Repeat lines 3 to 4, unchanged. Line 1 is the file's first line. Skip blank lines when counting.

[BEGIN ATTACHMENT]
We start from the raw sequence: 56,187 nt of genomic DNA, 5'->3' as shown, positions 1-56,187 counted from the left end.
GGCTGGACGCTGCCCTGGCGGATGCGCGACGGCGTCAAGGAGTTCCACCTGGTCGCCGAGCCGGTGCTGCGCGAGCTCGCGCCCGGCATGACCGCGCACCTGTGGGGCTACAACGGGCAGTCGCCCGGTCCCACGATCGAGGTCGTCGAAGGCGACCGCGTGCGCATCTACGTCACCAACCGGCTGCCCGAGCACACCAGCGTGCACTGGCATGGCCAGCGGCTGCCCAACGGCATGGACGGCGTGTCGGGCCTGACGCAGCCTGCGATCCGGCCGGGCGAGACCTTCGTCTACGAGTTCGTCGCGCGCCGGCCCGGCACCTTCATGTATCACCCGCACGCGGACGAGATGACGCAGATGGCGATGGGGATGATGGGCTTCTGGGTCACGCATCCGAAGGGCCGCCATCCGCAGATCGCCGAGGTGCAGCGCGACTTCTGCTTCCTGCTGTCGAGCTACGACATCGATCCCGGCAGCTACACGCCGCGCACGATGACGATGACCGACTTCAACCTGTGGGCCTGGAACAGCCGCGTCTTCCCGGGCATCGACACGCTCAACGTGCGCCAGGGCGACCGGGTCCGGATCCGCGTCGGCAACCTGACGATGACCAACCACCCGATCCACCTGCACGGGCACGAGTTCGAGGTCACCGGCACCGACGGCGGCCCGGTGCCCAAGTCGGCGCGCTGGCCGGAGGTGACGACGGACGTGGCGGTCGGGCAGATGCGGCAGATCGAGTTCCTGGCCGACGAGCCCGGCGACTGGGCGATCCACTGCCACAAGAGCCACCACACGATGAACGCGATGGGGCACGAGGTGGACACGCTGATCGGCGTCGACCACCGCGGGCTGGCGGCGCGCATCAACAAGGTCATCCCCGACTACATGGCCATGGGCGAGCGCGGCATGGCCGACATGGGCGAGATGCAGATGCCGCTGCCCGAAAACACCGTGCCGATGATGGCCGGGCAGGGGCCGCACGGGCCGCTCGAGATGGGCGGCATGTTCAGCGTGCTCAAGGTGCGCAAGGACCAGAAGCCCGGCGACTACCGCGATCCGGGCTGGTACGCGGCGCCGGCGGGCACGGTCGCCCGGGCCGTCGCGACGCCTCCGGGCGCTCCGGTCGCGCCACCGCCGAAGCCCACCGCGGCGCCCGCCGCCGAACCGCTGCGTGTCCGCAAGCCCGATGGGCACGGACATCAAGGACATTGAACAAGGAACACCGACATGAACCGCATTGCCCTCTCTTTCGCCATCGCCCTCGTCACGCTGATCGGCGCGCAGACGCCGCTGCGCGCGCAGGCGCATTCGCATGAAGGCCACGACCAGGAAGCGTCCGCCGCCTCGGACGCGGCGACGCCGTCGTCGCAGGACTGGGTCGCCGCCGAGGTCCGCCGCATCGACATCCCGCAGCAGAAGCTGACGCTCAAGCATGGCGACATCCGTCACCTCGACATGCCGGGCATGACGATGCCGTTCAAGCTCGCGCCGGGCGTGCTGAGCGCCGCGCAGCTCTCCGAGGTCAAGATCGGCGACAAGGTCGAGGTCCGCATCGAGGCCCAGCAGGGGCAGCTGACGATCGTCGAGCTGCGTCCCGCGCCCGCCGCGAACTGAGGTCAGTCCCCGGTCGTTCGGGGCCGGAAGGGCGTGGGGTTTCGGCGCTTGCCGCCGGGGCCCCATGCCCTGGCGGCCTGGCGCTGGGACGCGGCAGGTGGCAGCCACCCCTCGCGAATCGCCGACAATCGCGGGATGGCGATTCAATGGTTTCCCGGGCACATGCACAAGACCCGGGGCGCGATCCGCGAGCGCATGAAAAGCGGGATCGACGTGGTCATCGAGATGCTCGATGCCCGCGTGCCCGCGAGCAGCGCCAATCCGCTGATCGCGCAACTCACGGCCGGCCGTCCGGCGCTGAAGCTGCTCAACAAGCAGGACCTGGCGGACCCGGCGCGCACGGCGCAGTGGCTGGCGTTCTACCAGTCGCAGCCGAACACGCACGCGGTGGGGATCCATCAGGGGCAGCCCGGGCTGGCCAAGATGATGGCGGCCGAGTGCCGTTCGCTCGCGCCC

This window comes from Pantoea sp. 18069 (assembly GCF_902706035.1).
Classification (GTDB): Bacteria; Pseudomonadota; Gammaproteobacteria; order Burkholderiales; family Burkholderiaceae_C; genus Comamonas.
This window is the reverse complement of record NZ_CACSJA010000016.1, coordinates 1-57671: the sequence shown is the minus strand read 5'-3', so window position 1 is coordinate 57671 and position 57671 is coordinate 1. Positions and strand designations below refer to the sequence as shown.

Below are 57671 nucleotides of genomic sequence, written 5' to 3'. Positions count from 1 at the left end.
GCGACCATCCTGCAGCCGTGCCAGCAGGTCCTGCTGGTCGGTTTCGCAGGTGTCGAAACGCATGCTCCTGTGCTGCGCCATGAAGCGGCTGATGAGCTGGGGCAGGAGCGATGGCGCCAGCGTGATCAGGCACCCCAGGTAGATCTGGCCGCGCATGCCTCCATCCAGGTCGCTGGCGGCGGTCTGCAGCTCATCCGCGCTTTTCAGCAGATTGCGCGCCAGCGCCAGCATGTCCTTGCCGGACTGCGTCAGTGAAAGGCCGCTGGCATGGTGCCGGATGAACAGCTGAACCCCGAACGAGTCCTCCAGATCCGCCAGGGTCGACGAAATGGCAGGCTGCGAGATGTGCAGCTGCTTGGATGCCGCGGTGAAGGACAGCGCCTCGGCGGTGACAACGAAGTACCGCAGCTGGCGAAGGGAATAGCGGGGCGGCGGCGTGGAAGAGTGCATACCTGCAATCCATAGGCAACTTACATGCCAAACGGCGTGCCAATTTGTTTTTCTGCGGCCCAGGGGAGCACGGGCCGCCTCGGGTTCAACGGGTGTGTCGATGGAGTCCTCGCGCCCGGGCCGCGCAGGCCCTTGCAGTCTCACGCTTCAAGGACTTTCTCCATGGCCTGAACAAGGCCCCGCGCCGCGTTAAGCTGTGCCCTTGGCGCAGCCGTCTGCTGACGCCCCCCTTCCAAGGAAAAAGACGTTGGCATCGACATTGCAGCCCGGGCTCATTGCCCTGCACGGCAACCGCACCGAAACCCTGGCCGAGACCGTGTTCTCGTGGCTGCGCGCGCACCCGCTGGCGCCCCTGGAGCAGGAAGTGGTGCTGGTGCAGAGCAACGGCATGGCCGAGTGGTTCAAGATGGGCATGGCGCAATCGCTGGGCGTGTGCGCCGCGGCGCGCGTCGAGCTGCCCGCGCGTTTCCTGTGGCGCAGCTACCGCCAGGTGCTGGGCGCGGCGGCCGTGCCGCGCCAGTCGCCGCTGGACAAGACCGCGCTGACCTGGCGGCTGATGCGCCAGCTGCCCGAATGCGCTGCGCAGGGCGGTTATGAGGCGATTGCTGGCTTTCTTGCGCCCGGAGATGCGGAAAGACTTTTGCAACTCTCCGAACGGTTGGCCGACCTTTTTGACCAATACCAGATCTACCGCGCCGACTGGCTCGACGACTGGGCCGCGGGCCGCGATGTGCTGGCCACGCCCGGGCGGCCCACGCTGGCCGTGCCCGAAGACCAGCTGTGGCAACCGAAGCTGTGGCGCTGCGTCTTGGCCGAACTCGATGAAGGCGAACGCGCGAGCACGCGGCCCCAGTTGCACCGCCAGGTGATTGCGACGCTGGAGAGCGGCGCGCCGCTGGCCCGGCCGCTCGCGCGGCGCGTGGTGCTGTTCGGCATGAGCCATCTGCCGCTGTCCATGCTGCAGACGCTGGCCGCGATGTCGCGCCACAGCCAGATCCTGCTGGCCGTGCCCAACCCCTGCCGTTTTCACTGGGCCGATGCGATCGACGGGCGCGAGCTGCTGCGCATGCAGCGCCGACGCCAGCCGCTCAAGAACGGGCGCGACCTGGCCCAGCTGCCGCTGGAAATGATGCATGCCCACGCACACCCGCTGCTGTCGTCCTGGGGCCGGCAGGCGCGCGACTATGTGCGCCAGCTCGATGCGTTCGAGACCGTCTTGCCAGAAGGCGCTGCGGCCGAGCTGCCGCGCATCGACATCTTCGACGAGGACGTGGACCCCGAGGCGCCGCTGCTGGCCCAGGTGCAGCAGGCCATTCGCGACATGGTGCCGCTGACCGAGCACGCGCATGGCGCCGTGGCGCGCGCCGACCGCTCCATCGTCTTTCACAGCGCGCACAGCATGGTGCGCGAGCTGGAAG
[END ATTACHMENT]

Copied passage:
This window comes from Pantoea sp. 18069 (assembly GCF_902706035.1).
Classification (GTDB): Bacteria; Pseudomonadota; Gammaproteobacteria; order Burkholderiales; family Burkholderiaceae_C; genus Comamonas.